There has been much discussion and comment on Shout99 about the shift in the language used by Government to imply that 'tax avoidance', technically a legal way of arranging your financial affairs, needs to be clamped down on or stamped out.
To date this has focussed mainly on 'tax avoidance' by small businesses, which the Government has sought to address with IR35, Section660 (the married couple's business tax), the registration of 'tax avoidance' schemes and the most recently, the dividend tax, IR591.
Now the net has been thrown wider to catch bigger fish, as the Government announced a joint task force with Australia, Canada and the US 'to increase collaboration and coordinate information about abusive tax transactions following the signing of a Memorandum of Understanding in Williamsburg, Virginia on April 23, 2004.'
The Government's announcement said that 'an initial focus of the work will include the ways in which financial products and derivative arrangements are used in abusive tax schemes by corporations and individuals to reduce their tax liabilities, and the identification of promoters developing and marketing those products and arrangements'.
Robbing the public service
Welcoming this collaborative initiative to counter tax avoidance, the Paymaster General, Dawn Primarolo said: "Tax avoidance works to the detriment of everyone who pays their fair share and robs our public services of billions of pounds. This agreement is further evidence of the seriousness of the problem and of our determination to counter it."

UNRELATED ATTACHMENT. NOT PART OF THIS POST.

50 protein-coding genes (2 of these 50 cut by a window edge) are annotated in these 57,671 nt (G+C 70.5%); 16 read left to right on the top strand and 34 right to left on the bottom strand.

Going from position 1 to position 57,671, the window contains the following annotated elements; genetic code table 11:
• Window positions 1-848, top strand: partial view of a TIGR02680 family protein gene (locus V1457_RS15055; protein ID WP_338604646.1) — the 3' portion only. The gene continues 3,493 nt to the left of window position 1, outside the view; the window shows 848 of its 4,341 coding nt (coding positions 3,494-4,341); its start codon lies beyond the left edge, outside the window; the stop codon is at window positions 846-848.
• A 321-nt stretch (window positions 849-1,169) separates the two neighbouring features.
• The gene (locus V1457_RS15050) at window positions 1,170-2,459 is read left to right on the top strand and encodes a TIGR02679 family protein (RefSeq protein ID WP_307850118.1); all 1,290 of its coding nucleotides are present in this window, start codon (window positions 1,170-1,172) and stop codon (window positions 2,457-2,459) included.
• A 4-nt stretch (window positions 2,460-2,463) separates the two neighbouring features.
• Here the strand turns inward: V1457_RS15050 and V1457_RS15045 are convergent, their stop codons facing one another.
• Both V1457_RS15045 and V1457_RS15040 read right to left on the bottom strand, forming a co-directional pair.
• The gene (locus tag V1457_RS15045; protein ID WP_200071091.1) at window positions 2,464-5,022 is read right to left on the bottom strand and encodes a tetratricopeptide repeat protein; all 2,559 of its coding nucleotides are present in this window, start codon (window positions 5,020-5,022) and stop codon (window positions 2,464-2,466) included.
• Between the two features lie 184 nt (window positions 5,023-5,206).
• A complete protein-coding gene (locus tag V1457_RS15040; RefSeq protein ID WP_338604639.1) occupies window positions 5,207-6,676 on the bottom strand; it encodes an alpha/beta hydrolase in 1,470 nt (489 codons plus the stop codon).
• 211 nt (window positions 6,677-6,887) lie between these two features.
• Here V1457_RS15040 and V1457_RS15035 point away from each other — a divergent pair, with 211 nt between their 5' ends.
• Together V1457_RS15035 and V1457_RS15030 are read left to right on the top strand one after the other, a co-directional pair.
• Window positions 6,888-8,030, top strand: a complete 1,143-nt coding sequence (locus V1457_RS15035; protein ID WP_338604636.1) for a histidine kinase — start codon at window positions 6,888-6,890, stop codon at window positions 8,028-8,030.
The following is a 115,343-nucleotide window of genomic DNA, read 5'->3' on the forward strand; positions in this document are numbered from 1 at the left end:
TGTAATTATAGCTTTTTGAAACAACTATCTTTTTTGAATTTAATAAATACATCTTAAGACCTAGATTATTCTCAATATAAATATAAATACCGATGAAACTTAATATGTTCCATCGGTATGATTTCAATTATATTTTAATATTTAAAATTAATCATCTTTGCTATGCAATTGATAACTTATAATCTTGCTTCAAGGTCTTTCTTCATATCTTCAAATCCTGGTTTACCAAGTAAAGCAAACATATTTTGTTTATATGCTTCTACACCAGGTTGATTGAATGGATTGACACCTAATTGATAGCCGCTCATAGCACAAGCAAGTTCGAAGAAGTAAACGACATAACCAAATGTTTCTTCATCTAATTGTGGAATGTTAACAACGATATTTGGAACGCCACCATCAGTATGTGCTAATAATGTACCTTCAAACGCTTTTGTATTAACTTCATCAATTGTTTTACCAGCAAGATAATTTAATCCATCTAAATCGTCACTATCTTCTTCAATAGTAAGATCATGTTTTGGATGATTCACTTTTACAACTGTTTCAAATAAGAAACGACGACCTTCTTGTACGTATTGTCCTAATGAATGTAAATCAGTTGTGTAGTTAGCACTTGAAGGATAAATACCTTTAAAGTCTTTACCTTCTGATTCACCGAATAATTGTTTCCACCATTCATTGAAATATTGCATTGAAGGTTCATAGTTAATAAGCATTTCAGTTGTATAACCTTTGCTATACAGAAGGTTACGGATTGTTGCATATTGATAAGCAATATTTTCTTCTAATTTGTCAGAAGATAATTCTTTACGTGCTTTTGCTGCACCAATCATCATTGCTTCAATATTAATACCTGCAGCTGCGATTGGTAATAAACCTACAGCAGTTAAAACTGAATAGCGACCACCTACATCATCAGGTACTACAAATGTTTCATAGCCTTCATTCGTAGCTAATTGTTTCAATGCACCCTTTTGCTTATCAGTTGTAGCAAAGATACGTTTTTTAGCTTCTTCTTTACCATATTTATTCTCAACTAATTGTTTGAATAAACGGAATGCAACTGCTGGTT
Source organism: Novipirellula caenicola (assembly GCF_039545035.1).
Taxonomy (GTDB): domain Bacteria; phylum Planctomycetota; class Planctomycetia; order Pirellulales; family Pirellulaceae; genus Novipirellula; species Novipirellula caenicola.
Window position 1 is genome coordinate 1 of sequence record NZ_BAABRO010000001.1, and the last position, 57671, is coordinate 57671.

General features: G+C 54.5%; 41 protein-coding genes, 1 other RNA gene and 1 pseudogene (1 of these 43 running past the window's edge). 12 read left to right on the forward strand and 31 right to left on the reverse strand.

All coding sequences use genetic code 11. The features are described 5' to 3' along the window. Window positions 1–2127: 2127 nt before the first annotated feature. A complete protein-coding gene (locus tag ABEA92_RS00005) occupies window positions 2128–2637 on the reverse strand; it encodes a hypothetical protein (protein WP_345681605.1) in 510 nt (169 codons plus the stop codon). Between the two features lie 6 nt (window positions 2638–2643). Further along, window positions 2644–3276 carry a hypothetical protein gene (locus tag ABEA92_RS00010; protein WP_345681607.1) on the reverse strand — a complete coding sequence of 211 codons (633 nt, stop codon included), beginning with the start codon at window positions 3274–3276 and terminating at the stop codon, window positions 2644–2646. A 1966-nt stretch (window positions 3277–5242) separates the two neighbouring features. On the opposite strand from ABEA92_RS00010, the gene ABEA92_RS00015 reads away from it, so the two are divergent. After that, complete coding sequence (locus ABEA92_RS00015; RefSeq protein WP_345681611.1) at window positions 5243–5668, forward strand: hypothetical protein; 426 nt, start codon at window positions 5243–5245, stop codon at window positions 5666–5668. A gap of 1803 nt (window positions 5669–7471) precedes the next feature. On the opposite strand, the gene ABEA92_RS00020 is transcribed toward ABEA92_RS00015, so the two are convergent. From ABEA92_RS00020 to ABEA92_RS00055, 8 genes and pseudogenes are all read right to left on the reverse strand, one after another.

Economic Secretary, John Healey, also continued the line that 'tax avoidance' needs stamping out, and compared the international cooperation needed to tackle it to that which exists for terrorism, organised crime, money laudering and fraud.
He said: "Tax avoidance and the industry that drives it are increasingly an international phenomenon, and it is vital that we have effective international cooperation to tackle it, as we do for tackling terrorism, organised crime, money laundering and fraud. The joint task force is a real practical step forward."
The joint task force will assist the respective tax administrations in addressing challenges arising from abusive tax transactions. The joint task force aims to enable the four countries to:
- Share expertise, best practices and experiences in the field of tax administration to identify and better understand abusive tax transactions and emerging schemes, as well as those who promote them;
- Exchange information about specific abusive transactions and their promoters and investors within the framework of the countries' existing bilateral tax treaties;
- Carry out their individual enforcement activities against abusive tax transactions more effectively and efficiently.
Officials of the tax administrations will work together in Washington DC during the initial phase of the task force's operations.
There has already been much discussion on Shout99 about the Government's approach to 'criminalising' tax avoidance. See When a 'tax avoider' becomes an evader
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Susie Hughes © Shout99.com 2004